Miss Klotho McGee stands next to the memorial after its unveiling in May 1905.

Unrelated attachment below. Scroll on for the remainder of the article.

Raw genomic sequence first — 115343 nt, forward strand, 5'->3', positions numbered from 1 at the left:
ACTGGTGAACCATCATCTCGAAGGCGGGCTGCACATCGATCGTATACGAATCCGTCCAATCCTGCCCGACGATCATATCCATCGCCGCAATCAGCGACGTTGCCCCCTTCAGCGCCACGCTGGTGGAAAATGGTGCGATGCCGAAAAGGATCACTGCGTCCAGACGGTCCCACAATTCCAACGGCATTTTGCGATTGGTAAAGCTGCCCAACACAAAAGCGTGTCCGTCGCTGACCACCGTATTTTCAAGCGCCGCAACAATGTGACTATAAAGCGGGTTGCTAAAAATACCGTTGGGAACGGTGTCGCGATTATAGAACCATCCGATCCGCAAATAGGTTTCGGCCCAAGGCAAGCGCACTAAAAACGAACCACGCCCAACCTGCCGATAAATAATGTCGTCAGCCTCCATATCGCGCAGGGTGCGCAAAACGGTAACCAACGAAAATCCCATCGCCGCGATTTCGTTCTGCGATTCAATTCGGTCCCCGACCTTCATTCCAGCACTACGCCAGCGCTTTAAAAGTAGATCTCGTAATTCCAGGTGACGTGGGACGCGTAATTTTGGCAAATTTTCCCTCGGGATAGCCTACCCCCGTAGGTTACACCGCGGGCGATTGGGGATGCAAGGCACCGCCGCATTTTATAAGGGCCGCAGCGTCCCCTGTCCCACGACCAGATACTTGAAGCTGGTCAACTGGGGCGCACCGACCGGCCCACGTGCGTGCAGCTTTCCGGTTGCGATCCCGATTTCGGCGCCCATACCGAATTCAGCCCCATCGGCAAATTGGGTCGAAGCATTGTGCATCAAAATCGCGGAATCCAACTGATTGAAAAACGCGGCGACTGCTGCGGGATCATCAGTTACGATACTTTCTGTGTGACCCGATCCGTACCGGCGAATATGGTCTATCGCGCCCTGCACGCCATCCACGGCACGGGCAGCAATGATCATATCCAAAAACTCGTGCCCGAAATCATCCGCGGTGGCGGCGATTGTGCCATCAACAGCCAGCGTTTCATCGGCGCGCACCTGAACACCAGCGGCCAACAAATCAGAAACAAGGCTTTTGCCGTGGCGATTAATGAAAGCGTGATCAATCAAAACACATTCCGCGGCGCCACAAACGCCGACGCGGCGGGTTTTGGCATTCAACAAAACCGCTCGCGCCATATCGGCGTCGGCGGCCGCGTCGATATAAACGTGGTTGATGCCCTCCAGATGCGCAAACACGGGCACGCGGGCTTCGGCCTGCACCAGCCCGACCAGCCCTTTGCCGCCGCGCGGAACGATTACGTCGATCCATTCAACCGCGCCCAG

Later that day, the Committee on Monument issued its report to the membership Committee chair Esther Hasson noted that several designs had been submitted, including one from Tiffany & Co. (although the process for requesting designs was not reported in the media). The cost of the more elaborate memorials was in the $3,000 range ($83,656 in 2018 dollars).[24] However, Hasson said, Quartermaster General Humphreys had indicated in July 1903 that the Army's preference was for a simple stone memorial with an inscription, a design which would cost less than $1,000 ($27,885 in 2018 dollars). The committee noted that this eliminated any memorial incorporating a bronze tablet, bas-relief figures, or elaborate carving. The committee noted that its preference was for a simple monument approximate in size and cost to that suggested by the Army.[23] The Monument committee submitted a resolution proposing that the monument fund be raised to $3,000 ($83,656 in 2018 dollars); that a committee of three be appointed by the chair to produce a monument acceptable to the committee and the Secretary of War as quickly as possible; and that this monument be dedicated to "deceased army nurses in the National Cemetery at Arlington, Virginia". The motion passed. The chair immediately appointed Miss Amanda J. Armistead, Miss Isabelle J. Walton, Miss Edith H. Rutley to the Special Committee on Monument.[24]